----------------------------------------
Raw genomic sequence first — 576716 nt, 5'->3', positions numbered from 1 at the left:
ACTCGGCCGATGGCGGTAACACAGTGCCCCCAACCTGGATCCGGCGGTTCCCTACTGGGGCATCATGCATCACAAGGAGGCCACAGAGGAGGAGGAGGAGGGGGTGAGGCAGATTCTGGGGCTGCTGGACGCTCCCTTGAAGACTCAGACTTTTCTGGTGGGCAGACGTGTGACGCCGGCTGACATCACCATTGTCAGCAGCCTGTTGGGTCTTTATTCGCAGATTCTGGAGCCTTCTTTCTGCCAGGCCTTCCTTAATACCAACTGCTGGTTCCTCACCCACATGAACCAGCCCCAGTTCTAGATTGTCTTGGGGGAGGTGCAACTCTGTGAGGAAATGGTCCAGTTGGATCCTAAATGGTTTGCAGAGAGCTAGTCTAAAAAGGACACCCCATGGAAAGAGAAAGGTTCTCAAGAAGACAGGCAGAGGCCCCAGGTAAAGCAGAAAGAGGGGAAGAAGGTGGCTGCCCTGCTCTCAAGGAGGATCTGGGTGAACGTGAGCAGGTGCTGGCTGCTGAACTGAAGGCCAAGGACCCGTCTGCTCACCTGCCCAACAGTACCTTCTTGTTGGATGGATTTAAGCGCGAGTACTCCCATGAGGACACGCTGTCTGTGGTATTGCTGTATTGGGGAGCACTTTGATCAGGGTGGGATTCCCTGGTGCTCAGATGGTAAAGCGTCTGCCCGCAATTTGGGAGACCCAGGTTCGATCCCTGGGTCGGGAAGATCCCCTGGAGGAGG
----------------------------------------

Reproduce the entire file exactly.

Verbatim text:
Raw genomic sequence first — 576716 nt, 5'->3', positions numbered from 1 at the left:
ACTCGGCCGATGGCGGTAACACAGTGCCCCCAACCTGGATCCGGCGGTTCCCTACTGGGGCATCATGCATCACAAGGAGGCCACAGAGGAGGAGGAGGAGGGGGTGAGGCAGATTCTGGGGCTGCTGGACGCTCCCTTGAAGACTCAGACTTTTCTGGTGGGCAGACGTGTGACGCCGGCTGACATCACCATTGTCAGCAGCCTGTTGGGTCTTTATTCGCAGATTCTGGAGCCTTCTTTCTGCCAGGCCTTCCTTAATACCAACTGCTGGTTCCTCACCCACATGAACCAGCCCCAGTTCTAGATTGTCTTGGGGGAGGTGCAACTCTGTGAGGAAATGGTCCAGTTGGATCCTAAATGGTTTGCAGAGAGCTAGTCTAAAAAGGACACCCCATGGAAAGAGAAAGGTTCTCAAGAAGACAGGCAGAGGCCCCAGGTAAAGCAGAAAGAGGGGAAGAAGGTGGCTGCCCTGCTCTCAAGGAGGATCTGGGTGAACGTGAGCAGGTGCTGGCTGCTGAACTGAAGGCCAAGGACCCGTCTGCTCACCTGCCCAACAGTACCTTCTTGTTGGATGGATTTAAGCGCGAGTACTCCCATGAGGACACGCTGTCTGTGGTATTGCTGTATTGGGGAGCACTTTGATCAGGGTGGGATTCCCTGGTGCTCAGATGGTAAAGCGTCTGCCCGCAATTTGGGAGACCCAGGTTCGATCCCTGGGTCGGGAAGATCCCCTGGAGGAGG